Promoting metacognition in extensive and academic reading for EAP students: a mixed-methods study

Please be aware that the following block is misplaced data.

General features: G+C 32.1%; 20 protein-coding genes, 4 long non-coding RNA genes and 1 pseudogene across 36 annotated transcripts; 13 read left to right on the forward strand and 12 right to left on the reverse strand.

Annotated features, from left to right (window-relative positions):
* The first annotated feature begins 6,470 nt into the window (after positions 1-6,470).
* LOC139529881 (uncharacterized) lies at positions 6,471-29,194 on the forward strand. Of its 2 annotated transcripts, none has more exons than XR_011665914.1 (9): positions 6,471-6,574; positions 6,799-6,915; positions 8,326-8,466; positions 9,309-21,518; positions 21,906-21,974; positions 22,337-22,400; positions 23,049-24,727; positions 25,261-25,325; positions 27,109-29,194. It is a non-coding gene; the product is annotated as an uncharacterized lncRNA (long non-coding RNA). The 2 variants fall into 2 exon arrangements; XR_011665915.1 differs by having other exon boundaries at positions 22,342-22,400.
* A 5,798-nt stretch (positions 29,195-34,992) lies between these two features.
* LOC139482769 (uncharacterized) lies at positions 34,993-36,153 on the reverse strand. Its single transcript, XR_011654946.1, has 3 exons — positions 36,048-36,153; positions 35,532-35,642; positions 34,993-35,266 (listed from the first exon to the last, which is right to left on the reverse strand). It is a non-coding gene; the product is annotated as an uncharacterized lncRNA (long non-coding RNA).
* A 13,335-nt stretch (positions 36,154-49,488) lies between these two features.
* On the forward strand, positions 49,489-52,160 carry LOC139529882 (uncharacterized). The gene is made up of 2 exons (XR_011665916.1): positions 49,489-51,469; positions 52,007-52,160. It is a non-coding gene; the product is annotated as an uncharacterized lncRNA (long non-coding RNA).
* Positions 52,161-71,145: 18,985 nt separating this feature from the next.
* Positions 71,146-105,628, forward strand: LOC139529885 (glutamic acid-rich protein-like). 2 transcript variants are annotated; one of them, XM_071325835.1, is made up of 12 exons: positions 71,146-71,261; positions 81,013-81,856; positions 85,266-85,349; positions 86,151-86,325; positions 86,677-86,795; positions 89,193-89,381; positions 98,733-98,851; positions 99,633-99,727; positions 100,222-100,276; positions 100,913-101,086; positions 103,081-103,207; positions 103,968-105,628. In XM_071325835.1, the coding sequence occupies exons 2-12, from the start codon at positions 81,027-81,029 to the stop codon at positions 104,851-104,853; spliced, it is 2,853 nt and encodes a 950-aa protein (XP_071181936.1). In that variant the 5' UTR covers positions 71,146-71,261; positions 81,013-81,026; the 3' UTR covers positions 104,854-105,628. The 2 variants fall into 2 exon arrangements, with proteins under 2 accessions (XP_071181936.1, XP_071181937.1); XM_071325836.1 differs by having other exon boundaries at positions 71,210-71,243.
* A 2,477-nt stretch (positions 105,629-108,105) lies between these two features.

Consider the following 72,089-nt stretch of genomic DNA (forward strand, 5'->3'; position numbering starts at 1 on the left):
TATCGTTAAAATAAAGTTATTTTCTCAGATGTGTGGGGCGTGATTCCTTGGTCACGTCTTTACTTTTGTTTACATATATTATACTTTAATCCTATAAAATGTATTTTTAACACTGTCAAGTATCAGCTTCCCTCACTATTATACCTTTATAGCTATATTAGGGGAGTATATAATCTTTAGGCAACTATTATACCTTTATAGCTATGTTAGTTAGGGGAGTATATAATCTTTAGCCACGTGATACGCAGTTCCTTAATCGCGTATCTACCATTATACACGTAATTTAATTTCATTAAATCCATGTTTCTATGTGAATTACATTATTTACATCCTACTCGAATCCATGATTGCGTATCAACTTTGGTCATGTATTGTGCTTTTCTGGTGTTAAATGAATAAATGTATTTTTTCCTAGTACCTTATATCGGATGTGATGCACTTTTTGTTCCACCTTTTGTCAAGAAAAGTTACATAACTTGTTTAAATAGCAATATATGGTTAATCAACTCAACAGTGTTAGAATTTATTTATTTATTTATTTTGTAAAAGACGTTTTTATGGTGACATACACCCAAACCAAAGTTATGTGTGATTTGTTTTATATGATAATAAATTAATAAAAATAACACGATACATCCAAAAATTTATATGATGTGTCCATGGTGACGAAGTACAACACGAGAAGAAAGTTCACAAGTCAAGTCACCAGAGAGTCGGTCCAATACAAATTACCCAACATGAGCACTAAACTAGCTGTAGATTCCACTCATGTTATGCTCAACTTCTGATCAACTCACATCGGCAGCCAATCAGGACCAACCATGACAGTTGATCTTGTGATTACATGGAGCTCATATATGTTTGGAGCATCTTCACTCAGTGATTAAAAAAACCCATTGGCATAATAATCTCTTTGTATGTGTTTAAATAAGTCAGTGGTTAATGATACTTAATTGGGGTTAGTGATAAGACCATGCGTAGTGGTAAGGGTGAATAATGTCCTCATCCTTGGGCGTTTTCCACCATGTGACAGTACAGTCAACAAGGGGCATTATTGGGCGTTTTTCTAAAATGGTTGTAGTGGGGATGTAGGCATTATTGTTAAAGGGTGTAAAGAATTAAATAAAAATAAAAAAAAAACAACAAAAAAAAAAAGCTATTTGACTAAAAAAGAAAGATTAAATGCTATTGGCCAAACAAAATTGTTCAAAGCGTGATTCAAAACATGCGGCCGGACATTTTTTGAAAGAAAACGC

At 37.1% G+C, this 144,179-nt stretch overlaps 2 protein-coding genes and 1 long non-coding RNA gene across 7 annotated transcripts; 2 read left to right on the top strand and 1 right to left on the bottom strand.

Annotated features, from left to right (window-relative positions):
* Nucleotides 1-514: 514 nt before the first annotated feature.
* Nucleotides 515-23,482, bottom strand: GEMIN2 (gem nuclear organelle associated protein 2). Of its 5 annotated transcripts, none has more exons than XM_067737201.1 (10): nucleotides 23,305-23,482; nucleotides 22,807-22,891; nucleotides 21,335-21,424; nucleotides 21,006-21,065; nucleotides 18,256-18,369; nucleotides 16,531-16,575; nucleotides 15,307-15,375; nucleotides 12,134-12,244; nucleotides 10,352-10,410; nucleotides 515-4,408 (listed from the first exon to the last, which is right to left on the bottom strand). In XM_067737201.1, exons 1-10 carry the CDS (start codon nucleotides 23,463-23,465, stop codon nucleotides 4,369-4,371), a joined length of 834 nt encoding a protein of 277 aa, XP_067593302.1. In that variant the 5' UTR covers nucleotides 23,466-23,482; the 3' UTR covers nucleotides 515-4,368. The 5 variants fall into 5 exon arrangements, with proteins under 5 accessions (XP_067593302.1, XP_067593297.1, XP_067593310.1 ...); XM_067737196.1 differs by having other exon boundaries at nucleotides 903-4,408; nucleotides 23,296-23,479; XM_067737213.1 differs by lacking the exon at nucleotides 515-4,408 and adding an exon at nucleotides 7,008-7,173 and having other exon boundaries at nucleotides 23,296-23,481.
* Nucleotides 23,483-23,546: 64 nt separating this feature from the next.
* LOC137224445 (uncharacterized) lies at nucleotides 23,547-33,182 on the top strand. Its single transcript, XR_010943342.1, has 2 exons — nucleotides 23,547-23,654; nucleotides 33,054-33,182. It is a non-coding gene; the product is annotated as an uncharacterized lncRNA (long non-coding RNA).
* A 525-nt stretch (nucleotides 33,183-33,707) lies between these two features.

This study examines the role of extensive reading (ER) in promoting metacognitive thinking in academic reading (AR) during a 15-week ER-AR Course. Narrative reading in ER is a sense-making activity and this research aims to have this cognitive ability play a role in academic reading and writing. There were 72 experimental participants in four classes beginning an English for Academic Purposes (EAP) program. Critical-thinking strategies were first developed in ER shared-reading lessons through focussing on six targeted metacomprehension strategies known to be used by effective readers. The same strategies were then available in subsequent AR lesson activities. Analogous problem solving involving the strategies was found to transfer or operate in parallel between the two reading sources. Three quantitative tests based on the declarative, conditional and procedural stages of knowledge-development theories provided statistical data which were then corroborated from qualitative sources in a mixed-methods approach. These data were derived from written-response lesson activities, monitored sustained-silent-reading (SSR) reports and spoken responses in think-aloud interviews and a teachers’ focus group. Students were required to complete approximately 35 hours of SSR as well as attend the 90-minute lessons. The results showed second language (L2) learners to be adept critical thinkers. The quantitative results showed significant improvements in metacomprehension knowledge from pre- and post-testing of the experimental participants, and from comparison testing with equivalent control groups not undertaking the ER-AR course. Rich, descriptive details provided examples of transfer or parallel use of the metacomprehension strategies in ER and AR. In individual, class and cohort assessments, a significant majority of participants demonstrated planful and evaluative critical thinking in academic reading and writing. The study implication is that blending ER and AR can provide an effective and enjoyable introduction to the metacognitive thinking necessary in academic disciplines.